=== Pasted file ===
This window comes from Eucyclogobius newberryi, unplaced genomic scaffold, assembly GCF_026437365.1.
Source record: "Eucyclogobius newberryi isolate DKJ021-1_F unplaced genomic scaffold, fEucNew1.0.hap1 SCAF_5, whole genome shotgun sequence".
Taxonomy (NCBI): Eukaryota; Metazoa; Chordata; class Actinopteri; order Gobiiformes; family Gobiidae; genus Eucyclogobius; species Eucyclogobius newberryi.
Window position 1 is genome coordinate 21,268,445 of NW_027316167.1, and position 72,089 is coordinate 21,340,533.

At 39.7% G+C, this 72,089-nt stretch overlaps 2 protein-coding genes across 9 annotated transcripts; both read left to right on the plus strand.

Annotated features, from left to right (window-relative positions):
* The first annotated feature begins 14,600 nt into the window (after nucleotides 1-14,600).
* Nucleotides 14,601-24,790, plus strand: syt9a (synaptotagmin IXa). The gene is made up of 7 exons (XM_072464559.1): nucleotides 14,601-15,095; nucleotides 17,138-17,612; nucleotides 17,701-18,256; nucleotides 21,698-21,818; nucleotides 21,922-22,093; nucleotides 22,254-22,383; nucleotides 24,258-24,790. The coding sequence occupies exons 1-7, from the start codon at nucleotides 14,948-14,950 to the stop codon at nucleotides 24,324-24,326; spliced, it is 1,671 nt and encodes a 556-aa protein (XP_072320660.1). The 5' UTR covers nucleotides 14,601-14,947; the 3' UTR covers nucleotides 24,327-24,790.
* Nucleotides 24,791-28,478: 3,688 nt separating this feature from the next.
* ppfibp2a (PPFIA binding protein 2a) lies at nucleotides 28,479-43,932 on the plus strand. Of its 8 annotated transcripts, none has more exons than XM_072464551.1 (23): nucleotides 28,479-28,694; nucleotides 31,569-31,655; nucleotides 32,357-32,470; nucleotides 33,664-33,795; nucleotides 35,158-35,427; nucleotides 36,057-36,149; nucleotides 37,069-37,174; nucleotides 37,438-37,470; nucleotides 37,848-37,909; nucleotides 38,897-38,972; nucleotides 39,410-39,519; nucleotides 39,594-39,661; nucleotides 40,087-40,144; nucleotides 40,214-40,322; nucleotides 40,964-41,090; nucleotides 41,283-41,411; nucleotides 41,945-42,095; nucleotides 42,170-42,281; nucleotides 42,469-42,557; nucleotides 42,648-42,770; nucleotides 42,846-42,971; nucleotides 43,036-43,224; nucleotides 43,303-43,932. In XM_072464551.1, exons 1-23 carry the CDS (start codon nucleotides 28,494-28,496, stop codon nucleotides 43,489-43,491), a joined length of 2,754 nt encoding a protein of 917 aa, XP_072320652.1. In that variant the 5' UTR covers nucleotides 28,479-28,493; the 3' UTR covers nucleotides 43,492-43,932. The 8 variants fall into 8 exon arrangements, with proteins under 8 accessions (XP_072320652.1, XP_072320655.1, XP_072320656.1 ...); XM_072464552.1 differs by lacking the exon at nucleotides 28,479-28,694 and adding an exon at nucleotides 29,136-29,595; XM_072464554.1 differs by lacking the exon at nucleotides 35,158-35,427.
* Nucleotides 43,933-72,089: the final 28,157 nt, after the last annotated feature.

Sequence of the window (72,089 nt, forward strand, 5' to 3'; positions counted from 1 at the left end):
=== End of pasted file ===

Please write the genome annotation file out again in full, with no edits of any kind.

This window comes from Eucyclogobius newberryi, unplaced genomic scaffold, assembly GCF_026437365.1.
Source record: "Eucyclogobius newberryi isolate DKJ021-1_F unplaced genomic scaffold, fEucNew1.0.hap1 SCAF_5, whole genome shotgun sequence".
Taxonomy (NCBI): Eukaryota; Metazoa; Chordata; class Actinopteri; order Gobiiformes; family Gobiidae; genus Eucyclogobius; species Eucyclogobius newberryi.
Window position 1 is genome coordinate 21,268,445 of NW_027316167.1, and position 72,089 is coordinate 21,340,533.

At 39.7% G+C, this 72,089-nt stretch overlaps 2 protein-coding genes across 9 annotated transcripts; both read left to right on the plus strand.

Annotated features, from left to right (window-relative positions):
* The first annotated feature begins 14,600 nt into the window (after nucleotides 1-14,600).
* Nucleotides 14,601-24,790, plus strand: syt9a (synaptotagmin IXa). The gene is made up of 7 exons (XM_072464559.1): nucleotides 14,601-15,095; nucleotides 17,138-17,612; nucleotides 17,701-18,256; nucleotides 21,698-21,818; nucleotides 21,922-22,093; nucleotides 22,254-22,383; nucleotides 24,258-24,790. The coding sequence occupies exons 1-7, from the start codon at nucleotides 14,948-14,950 to the stop codon at nucleotides 24,324-24,326; spliced, it is 1,671 nt and encodes a 556-aa protein (XP_072320660.1). The 5' UTR covers nucleotides 14,601-14,947; the 3' UTR covers nucleotides 24,327-24,790.
* Nucleotides 24,791-28,478: 3,688 nt separating this feature from the next.
* ppfibp2a (PPFIA binding protein 2a) lies at nucleotides 28,479-43,932 on the plus strand. Of its 8 annotated transcripts, none has more exons than XM_072464551.1 (23): nucleotides 28,479-28,694; nucleotides 31,569-31,655; nucleotides 32,357-32,470; nucleotides 33,664-33,795; nucleotides 35,158-35,427; nucleotides 36,057-36,149; nucleotides 37,069-37,174; nucleotides 37,438-37,470; nucleotides 37,848-37,909; nucleotides 38,897-38,972; nucleotides 39,410-39,519; nucleotides 39,594-39,661; nucleotides 40,087-40,144; nucleotides 40,214-40,322; nucleotides 40,964-41,090; nucleotides 41,283-41,411; nucleotides 41,945-42,095; nucleotides 42,170-42,281; nucleotides 42,469-42,557; nucleotides 42,648-42,770; nucleotides 42,846-42,971; nucleotides 43,036-43,224; nucleotides 43,303-43,932. In XM_072464551.1, exons 1-23 carry the CDS (start codon nucleotides 28,494-28,496, stop codon nucleotides 43,489-43,491), a joined length of 2,754 nt encoding a protein of 917 aa, XP_072320652.1. In that variant the 5' UTR covers nucleotides 28,479-28,493; the 3' UTR covers nucleotides 43,492-43,932. The 8 variants fall into 8 exon arrangements, with proteins under 8 accessions (XP_072320652.1, XP_072320655.1, XP_072320656.1 ...); XM_072464552.1 differs by lacking the exon at nucleotides 28,479-28,694 and adding an exon at nucleotides 29,136-29,595; XM_072464554.1 differs by lacking the exon at nucleotides 35,158-35,427.
* Nucleotides 43,933-72,089: the final 28,157 nt, after the last annotated feature.

Sequence of the window (72,089 nt, forward strand, 5' to 3'; positions counted from 1 at the left end):